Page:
HOW to
Collect Field Samples and Identify the Oak Wilt Fungus in the Laboratory
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Introduction
Sample Collection and Storage
Laboratory Isolation Procedures
Companion Publication
For Further Information
Author, Acknowledgments, Photo Credits, Illustration Photo, Cover Photo, Northeastern Area State and Private Forestry Offices
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Introduction
Oak wilt is a serious disease that infects many species of oak. It is responsible for the death of thousands of oak trees in forests, woodlots, and home landscapes each year. Oak wilt occurs in the eastern U.S., in an area delimited by Minnesota, Texas, Pennsylvania, and South Carolina.

Oak wilt is caused by a fungus that invades and impairs the tree's water conducting system, resulting in branch wilting and tree death. Oak species vary in their susceptibility to oak wilt. Red oaks are very susceptible; live oaks in Texas are intermediate; and white and bur oaks are moderately resistant to this disease.

Oak trees can become infected by the oak wilt fungus by root systems that become grafted between infected and healthy trees, or by beetle vectors carrying spores to freshly wounded trees. The biology and control of oak wilt is discussed in a USDA Forest Service companion publication, "How To Identify, Prevent, and Control Oak Wilt."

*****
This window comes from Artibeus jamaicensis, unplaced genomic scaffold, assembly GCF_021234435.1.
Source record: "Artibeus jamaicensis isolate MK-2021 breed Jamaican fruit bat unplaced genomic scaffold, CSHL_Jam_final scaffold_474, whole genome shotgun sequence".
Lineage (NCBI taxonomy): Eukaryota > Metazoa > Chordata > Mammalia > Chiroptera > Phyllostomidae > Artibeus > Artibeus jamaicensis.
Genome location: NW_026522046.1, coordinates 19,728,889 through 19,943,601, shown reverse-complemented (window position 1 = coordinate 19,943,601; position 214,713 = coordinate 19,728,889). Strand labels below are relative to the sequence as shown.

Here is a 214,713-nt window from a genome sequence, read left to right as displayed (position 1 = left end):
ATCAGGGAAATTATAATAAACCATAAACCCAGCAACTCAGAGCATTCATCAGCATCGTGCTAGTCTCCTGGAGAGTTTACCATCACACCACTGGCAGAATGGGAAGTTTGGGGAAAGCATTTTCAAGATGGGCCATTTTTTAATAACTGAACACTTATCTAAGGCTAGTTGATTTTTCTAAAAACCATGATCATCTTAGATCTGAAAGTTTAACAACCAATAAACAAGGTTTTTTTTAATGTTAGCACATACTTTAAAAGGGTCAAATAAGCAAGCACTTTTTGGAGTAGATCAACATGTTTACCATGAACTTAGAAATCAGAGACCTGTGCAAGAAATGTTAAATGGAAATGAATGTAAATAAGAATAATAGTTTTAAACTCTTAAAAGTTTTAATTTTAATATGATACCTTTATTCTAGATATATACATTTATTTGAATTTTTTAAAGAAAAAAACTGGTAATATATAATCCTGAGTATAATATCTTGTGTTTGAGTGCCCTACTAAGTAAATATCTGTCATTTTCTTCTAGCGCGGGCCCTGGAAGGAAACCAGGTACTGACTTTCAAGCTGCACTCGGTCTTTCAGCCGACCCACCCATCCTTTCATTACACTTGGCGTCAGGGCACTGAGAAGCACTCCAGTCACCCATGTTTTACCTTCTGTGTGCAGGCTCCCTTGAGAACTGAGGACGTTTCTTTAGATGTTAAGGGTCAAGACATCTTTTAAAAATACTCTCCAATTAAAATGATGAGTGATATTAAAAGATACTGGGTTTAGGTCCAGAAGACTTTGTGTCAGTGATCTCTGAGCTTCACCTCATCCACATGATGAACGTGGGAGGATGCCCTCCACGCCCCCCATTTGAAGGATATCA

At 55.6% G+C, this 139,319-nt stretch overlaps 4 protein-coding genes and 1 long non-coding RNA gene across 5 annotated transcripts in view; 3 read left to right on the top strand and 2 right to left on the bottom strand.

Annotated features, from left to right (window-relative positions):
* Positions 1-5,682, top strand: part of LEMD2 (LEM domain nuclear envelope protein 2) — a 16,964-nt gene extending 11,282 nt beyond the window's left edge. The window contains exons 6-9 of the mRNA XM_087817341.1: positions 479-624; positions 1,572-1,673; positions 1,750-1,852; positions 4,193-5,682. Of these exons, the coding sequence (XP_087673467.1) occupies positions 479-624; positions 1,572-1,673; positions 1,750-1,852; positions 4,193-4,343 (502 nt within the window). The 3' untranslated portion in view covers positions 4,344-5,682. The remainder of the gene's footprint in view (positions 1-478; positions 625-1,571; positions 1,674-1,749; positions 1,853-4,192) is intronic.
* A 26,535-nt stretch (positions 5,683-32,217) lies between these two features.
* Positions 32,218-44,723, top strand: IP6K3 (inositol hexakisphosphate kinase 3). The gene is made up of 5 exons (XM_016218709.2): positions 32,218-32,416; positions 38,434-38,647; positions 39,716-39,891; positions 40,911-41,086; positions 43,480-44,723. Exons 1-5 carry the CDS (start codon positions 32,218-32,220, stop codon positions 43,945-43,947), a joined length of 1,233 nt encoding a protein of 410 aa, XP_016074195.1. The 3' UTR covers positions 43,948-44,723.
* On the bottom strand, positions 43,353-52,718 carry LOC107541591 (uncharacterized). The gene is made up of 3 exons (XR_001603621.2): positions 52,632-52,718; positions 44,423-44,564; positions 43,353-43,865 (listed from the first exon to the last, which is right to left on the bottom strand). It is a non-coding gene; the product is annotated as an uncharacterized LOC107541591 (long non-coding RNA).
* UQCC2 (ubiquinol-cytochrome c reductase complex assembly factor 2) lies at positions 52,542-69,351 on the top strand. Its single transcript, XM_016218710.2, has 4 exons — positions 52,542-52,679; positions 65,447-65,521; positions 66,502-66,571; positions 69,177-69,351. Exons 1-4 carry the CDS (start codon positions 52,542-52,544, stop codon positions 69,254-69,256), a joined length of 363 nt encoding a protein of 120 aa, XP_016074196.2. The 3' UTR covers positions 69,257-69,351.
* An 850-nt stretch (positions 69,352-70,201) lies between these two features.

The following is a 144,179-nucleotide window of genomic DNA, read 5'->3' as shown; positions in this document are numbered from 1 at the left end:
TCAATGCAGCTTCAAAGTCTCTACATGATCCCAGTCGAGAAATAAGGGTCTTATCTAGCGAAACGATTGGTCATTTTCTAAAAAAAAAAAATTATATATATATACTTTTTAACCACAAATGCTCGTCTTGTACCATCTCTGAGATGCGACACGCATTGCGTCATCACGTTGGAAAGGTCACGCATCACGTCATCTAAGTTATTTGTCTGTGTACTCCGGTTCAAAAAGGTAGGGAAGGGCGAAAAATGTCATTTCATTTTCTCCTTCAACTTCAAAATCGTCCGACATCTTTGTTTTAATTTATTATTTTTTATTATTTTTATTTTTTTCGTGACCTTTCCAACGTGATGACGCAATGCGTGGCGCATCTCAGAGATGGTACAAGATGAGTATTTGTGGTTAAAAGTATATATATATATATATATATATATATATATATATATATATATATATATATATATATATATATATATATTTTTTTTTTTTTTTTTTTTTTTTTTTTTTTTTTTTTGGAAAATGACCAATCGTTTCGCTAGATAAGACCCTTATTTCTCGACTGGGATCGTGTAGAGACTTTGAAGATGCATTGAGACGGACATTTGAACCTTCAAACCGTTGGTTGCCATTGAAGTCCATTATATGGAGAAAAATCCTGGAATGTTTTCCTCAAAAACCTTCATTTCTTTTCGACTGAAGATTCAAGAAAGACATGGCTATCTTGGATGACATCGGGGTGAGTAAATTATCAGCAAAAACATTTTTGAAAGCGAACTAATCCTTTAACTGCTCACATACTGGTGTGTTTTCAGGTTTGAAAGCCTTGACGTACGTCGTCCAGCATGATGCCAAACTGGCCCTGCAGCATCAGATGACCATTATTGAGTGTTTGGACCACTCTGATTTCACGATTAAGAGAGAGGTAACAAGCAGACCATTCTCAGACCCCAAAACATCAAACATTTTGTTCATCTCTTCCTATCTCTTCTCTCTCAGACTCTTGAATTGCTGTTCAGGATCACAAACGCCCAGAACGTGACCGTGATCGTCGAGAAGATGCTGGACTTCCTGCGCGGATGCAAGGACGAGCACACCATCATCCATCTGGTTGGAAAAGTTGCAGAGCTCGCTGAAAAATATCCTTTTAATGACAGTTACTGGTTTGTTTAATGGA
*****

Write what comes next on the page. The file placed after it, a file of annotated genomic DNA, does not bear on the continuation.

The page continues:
Accurate diagnosis of oak wilt is essential to proper management and is often needed to justify the cost of control efforts. Trained professionals can often diagnose oak wilt in the field based on signs, symptoms, pattern of spread, rate of tree mortality, and site history. Laboratory testing to positively confirm the presence of oak wilt is necessary, however, if field data are inconclusive.

Positive confirmation of oak wilt is obtained by laboratory isolation of the fungus from infected tree tissue. The following information, compiled from published papers and personal communications with diagnosticians in university plant disease clinics, provides standard and currently recommended sample collection and laboratory isolation techniques. Written for field and laboratory staff, it is offered as a practical guide on how to collect branch and stem samples suitable for oak wilt testing, and how to isolate and identify the oak wilt fungus in culture.
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